This conversation lasted for a several minutes, with the instructor “implanting” those ideas into the minds of the rookie officers. Then the instructor divided the class into smaller groups and then gave them an assignment. Each group was to write a police report that included detailed descriptions of the suspects/witnesses/actors. The results were stunning.

In the last exercise the groups offered far better descriptions of the actors. However, some included the tattoo or the Rolex watch, and/or the round eyeglasses, when in fact those items were absolutely not present.

Some of the rookies unknowingly allowed the instructor to implant the suggestions into their memories. Then, when the groups put their heads together, those who’d “seen” the tattoo, the watch, and/or the glasses, convinced enough of the others so that as a group they incorrectly presented at least one of the items as factual information that was included into their “official report.”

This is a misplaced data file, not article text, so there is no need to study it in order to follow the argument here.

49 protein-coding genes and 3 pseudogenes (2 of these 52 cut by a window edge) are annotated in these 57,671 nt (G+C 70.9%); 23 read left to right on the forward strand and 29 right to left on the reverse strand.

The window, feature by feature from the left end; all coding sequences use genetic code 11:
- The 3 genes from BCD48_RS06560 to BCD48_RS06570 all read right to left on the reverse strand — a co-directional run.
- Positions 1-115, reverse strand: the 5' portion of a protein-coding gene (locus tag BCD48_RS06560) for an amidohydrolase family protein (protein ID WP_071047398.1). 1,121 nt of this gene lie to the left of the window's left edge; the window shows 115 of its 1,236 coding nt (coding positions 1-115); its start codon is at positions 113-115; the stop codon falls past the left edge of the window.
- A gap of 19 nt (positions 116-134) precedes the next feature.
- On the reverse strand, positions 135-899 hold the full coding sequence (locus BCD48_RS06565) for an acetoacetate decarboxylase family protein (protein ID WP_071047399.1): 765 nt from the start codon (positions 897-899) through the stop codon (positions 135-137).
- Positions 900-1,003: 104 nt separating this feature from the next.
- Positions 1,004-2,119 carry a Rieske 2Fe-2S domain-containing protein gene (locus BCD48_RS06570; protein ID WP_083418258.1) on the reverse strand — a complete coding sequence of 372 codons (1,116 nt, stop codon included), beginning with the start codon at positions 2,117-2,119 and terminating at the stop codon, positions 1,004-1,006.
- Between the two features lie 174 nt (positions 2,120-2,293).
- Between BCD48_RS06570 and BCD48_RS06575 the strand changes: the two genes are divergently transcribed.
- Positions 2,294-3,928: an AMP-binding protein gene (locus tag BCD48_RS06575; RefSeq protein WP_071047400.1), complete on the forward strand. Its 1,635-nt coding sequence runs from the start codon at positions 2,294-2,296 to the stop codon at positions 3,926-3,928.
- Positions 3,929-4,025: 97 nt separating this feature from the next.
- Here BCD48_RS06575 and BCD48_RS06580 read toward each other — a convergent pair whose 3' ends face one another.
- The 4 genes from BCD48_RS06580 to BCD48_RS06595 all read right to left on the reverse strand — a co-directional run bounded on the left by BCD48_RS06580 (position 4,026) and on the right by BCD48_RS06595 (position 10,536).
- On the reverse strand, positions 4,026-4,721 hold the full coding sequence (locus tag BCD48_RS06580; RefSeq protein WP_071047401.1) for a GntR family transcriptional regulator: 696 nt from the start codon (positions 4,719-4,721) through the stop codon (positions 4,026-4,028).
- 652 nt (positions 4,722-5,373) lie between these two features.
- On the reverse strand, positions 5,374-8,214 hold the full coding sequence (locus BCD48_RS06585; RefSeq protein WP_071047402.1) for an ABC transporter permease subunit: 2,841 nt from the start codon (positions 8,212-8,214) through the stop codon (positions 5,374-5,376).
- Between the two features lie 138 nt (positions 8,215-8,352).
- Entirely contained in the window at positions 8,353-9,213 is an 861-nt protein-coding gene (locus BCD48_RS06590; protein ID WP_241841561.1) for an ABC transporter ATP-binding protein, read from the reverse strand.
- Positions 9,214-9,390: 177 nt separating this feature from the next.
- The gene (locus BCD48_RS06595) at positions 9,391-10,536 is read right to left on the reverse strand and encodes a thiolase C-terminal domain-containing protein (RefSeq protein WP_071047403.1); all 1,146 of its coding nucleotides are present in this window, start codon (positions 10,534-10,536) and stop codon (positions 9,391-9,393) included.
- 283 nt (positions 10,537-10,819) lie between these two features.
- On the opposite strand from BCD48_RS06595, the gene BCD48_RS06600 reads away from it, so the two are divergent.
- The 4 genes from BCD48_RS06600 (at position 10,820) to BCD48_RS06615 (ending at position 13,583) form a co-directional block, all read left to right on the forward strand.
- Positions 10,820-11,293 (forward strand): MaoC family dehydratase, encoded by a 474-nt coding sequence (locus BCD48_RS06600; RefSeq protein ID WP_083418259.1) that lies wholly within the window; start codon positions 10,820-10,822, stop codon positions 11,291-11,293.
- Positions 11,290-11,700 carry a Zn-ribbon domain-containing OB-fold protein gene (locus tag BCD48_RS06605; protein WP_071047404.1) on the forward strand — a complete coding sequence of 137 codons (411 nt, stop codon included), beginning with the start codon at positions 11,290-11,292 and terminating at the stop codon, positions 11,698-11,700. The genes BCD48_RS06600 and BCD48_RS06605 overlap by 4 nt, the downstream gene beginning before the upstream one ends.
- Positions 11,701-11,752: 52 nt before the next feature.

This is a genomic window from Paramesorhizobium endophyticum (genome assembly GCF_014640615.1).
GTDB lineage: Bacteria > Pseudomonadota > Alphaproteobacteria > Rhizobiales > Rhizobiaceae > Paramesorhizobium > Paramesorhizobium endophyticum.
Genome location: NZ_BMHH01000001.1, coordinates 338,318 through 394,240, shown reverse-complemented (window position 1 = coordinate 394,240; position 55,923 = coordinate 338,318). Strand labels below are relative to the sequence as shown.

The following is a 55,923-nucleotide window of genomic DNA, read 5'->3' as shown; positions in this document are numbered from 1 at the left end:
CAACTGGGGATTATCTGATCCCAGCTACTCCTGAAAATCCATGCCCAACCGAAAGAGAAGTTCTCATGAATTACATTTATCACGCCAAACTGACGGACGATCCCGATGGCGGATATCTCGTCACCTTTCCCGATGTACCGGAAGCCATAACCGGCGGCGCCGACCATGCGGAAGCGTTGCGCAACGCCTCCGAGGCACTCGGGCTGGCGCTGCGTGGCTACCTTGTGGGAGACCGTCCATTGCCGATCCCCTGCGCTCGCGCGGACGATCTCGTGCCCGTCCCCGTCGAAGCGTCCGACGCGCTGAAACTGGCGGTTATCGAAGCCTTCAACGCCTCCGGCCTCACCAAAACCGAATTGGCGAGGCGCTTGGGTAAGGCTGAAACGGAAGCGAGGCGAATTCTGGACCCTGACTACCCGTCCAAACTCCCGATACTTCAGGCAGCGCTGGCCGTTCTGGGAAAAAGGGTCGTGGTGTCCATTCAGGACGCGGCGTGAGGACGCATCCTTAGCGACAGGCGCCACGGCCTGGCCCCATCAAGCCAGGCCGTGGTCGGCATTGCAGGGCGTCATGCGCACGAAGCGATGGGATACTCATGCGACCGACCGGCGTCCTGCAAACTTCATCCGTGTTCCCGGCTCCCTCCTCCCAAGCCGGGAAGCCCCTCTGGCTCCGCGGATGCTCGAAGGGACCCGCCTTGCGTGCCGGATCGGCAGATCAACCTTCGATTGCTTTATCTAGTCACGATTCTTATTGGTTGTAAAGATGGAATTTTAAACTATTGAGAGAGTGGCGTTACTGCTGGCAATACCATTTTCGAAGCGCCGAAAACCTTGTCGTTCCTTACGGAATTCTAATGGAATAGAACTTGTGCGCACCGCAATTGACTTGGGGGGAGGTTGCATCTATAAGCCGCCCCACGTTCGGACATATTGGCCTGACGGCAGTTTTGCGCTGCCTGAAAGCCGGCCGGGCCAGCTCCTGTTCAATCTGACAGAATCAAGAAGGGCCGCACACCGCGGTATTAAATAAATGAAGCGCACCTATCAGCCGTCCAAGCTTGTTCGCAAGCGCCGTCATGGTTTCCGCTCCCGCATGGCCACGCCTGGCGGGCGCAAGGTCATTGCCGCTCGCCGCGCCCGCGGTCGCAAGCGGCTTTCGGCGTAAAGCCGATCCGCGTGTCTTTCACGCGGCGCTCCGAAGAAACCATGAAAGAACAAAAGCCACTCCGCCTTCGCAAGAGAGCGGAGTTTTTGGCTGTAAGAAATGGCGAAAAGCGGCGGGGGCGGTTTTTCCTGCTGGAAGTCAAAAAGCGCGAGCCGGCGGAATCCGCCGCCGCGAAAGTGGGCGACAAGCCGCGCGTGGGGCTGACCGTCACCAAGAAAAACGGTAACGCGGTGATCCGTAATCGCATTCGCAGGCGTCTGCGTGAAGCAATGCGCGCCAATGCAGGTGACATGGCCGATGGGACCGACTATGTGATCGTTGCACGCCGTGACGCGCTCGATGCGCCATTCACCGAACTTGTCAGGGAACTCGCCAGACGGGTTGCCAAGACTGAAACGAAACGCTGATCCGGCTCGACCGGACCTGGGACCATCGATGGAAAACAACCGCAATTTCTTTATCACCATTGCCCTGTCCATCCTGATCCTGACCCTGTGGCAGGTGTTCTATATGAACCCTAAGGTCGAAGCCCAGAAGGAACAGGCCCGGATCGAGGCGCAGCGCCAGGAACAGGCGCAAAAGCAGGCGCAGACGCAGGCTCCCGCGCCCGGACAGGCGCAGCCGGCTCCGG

The first exercise was intended to raise officer awareness. They should always pay close attention to everything and everyone in their surrounding area, and as far beyond as possible. And, to not accept as absolute truth everything someone tells them. No two people see everything in the same light, and it’s awfully easy to allow a swimsuit to skew someone’s attention.

The last exercise was to show how easy it is for an officer to sway a witness or suspect’s “memory” during an interrogation. Therefore, law enforcement officers should be aware that their interviews must be based on evidence to avoid planting a false memory.

Remember, if you say something enough times, well, it becomes easy for someone to believe you.